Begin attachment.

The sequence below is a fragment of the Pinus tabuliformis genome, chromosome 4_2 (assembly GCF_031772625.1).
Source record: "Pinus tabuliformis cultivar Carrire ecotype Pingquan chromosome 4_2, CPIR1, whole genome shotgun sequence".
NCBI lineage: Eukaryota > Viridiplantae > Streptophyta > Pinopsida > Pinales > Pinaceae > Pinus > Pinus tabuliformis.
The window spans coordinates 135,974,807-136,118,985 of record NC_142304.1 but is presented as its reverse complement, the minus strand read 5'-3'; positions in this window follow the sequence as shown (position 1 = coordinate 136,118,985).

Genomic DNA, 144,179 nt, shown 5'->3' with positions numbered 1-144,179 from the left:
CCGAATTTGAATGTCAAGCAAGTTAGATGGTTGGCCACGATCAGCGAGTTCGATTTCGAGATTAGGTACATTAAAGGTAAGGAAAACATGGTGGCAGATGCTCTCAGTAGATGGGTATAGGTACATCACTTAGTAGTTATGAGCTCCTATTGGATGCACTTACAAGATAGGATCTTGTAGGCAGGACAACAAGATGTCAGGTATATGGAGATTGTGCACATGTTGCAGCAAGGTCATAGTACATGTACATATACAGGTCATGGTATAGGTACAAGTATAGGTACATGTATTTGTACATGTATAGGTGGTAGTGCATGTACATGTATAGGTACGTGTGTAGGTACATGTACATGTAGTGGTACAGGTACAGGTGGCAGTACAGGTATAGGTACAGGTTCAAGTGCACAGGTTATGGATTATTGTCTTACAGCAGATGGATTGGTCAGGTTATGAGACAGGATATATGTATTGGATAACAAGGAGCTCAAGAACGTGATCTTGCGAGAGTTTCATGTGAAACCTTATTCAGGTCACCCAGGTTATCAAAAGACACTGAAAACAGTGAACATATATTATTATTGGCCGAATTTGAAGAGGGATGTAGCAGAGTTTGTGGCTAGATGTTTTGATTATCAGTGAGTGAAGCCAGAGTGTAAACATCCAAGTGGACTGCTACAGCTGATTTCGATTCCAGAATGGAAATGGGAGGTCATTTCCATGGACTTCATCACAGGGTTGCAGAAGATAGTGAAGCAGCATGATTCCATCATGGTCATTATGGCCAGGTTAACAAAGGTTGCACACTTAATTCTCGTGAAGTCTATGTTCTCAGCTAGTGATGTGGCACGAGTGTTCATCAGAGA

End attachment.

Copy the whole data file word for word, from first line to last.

The sequence below is a fragment of the Pinus tabuliformis genome, chromosome 4_2 (assembly GCF_031772625.1).
Source record: "Pinus tabuliformis cultivar Carrire ecotype Pingquan chromosome 4_2, CPIR1, whole genome shotgun sequence".
NCBI lineage: Eukaryota > Viridiplantae > Streptophyta > Pinopsida > Pinales > Pinaceae > Pinus > Pinus tabuliformis.
The window spans coordinates 135,974,807-136,118,985 of record NC_142304.1 but is presented as its reverse complement, the minus strand read 5'-3'; positions in this window follow the sequence as shown (position 1 = coordinate 136,118,985).

Genomic DNA, 144,179 nt, shown 5'->3' with positions numbered 1-144,179 from the left:
CCGAATTTGAATGTCAAGCAAGTTAGATGGTTGGCCACGATCAGCGAGTTCGATTTCGAGATTAGGTACATTAAAGGTAAGGAAAACATGGTGGCAGATGCTCTCAGTAGATGGGTATAGGTACATCACTTAGTAGTTATGAGCTCCTATTGGATGCACTTACAAGATAGGATCTTGTAGGCAGGACAACAAGATGTCAGGTATATGGAGATTGTGCACATGTTGCAGCAAGGTCATAGTACATGTACATATACAGGTCATGGTATAGGTACAAGTATAGGTACATGTATTTGTACATGTATAGGTGGTAGTGCATGTACATGTATAGGTACGTGTGTAGGTACATGTACATGTAGTGGTACAGGTACAGGTGGCAGTACAGGTATAGGTACAGGTTCAAGTGCACAGGTTATGGATTATTGTCTTACAGCAGATGGATTGGTCAGGTTATGAGACAGGATATATGTATTGGATAACAAGGAGCTCAAGAACGTGATCTTGCGAGAGTTTCATGTGAAACCTTATTCAGGTCACCCAGGTTATCAAAAGACACTGAAAACAGTGAACATATATTATTATTGGCCGAATTTGAAGAGGGATGTAGCAGAGTTTGTGGCTAGATGTTTTGATTATCAGTGAGTGAAGCCAGAGTGTAAACATCCAAGTGGACTGCTACAGCTGATTTCGATTCCAGAATGGAAATGGGAGGTCATTTCCATGGACTTCATCACAGGGTTGCAGAAGATAGTGAAGCAGCATGATTCCATCATGGTCATTATGGCCAGGTTAACAAAGGTTGCACACTTAATTCTCGTGAAGTCTATGTTCTCAGCTAGTGATGTGGCACGAGTGTTCATCAGAGA